Former University of Virginia lacrosse player George Huguely V lost his bid for a new trial in the slaying of his ex-girlfriend, with the judge in the case saying Wednesday there was ample evidence to support his conviction.
Charlottesville Circuit Judge Edward Hogshire rejected a defense motion to set aside Huguely's second-degree murder conviction and order a new trial in the May 2010 killing of Yeardley Love, who played for the women's lacrosse team. In arguing for a new trial, attorneys for Huguely cited a series of errors before and during his trial.
“I think there was overwhelming evidence to support the conviction,” Hogshire said at the end of a two-and-a-half-hour hearing.
Huguely, of Chevy Chase, Md., killed 22-year-old Love, of suburban Baltimore, after a day of golf and drinking, incensed that she had had a relationship with a North Carolina lacrosse player. He kicked a hole in Love's door to get in her bedroom and left his on-again, off-again girlfriend to die, according to trial testimony.
Love's right eye was bashed in and she was hit with such power that her brain was bruised. She also had wrenching head injury that caused bleeding at the base of her brain stem.
A coroner concluded she died of blunt force trauma. Defense and prosecution experts offered different medical opinions on the lethal consequences of her injuries.
Huguely's attorneys said he only went to Love's apartment to talk before the encounter quickly turned physical. He said she banged her head against the wall of her bedroom, and she only had a bloody nose when he left.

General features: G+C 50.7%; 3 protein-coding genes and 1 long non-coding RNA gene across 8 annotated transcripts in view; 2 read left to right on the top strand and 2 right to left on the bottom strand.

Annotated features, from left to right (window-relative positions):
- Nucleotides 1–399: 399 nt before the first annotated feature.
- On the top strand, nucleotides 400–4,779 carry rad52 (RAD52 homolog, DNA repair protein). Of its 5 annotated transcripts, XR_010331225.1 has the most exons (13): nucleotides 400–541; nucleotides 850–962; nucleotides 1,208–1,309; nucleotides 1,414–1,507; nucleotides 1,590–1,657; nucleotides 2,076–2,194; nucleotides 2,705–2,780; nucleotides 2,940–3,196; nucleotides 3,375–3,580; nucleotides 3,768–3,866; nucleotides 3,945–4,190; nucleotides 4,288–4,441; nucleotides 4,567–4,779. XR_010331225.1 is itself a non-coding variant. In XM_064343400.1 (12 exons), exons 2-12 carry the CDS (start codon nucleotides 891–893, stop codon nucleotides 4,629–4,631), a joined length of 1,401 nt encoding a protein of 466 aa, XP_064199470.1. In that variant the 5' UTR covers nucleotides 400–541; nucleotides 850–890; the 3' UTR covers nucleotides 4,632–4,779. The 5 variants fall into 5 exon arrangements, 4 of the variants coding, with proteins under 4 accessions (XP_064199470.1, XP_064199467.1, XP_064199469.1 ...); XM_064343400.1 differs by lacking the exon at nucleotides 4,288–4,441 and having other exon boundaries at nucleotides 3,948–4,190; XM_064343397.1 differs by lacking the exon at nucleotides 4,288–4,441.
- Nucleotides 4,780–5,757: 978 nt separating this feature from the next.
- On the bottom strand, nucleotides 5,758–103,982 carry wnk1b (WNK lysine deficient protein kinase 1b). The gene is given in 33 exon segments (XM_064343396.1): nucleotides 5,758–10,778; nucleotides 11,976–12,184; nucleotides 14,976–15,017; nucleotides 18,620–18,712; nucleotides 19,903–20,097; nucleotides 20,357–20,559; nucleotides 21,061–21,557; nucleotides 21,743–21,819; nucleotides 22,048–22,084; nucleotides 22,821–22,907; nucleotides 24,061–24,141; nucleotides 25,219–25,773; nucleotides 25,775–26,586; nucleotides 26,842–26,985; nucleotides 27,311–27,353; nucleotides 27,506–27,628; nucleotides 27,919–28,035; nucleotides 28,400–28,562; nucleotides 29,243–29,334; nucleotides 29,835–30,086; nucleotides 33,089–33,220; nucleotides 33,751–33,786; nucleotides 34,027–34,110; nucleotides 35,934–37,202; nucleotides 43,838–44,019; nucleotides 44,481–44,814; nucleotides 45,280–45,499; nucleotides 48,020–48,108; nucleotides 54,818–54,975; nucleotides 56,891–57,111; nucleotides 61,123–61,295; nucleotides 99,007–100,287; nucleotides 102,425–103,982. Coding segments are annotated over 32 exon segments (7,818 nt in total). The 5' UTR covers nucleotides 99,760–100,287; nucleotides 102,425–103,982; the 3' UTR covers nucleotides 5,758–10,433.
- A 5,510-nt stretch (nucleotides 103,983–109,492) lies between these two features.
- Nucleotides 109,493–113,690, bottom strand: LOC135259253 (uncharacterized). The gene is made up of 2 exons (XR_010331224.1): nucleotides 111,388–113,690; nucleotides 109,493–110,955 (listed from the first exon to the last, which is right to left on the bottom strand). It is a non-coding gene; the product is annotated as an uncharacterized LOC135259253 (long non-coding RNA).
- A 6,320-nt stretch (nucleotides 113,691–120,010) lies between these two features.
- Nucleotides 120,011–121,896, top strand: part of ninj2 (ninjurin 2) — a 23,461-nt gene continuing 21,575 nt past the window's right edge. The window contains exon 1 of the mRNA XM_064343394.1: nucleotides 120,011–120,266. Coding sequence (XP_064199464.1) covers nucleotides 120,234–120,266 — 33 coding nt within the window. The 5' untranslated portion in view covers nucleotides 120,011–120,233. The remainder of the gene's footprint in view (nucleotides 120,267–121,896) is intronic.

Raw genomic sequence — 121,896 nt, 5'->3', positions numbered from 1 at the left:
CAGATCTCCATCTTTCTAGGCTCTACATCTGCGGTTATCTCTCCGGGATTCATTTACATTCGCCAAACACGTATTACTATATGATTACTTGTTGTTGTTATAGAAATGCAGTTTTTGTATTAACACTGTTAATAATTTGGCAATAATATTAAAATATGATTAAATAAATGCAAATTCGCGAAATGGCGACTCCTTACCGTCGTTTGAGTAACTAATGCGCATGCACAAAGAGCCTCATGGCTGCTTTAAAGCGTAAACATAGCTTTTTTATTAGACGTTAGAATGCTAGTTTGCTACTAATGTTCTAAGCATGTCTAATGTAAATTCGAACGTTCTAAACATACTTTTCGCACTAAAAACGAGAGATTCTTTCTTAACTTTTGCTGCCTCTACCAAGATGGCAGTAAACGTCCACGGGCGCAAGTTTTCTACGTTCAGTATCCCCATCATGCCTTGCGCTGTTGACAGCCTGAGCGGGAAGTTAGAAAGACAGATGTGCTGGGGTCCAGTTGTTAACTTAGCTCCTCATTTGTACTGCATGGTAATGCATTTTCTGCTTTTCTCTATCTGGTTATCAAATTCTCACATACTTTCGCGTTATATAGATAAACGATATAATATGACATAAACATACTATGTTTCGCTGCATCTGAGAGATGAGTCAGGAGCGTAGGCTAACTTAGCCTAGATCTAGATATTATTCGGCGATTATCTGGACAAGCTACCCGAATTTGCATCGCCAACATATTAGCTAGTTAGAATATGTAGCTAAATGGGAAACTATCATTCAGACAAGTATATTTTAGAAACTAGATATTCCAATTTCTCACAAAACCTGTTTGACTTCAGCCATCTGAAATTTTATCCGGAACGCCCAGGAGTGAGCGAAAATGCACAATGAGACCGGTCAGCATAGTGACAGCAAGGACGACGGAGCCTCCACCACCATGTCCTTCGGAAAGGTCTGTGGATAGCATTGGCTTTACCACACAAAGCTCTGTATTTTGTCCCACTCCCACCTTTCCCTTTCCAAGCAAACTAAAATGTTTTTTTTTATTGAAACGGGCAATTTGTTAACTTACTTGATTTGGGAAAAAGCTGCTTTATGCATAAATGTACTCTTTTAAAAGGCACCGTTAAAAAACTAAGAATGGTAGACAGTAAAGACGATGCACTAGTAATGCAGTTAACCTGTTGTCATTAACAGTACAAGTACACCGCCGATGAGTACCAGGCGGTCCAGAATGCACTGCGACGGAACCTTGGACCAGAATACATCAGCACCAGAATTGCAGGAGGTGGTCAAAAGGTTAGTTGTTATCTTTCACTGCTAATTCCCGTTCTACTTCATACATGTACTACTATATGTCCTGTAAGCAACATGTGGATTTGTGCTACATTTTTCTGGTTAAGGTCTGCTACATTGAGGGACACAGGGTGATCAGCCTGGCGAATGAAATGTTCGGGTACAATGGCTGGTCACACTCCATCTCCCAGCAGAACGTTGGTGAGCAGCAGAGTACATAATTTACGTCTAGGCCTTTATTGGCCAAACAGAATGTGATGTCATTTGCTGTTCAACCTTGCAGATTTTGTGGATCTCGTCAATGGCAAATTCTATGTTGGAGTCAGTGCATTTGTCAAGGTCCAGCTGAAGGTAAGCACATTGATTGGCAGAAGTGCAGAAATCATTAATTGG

During Huguely's trial, jurors heard testimony from lacrosse players who told of the player's escalating drinking problem and public spats between the two. The incidents included Huguely putting Love in a chokehold while on his bed, and one in which Love accused him of flirting with two high school girls.
Friends and fellow players said the two were unfaithful to each other and had a fiery relationship.
In a police interrogation video viewed by jurors, Huguely said he simply wanted to discuss their sputtering, two-year relationship. Huguely admitted he may have shaken her but insisted he didn't grab her neck or punch her.
Huguely's parents left the courtroom Wednesday without talking to reporters.
Love's death had a statewide impact, leading to legislation that made it easier for possible abuse victims to get a restraining order in Virginia.
Virginia's General Assembly passed a law that expands criteria under which people can seek protective orders. The measure allows people in dating relationships or those who face threatening co-workers to more easily obtain such an order.
Huguely's sentencing is Aug. 30. He faces up to 26 years in prison.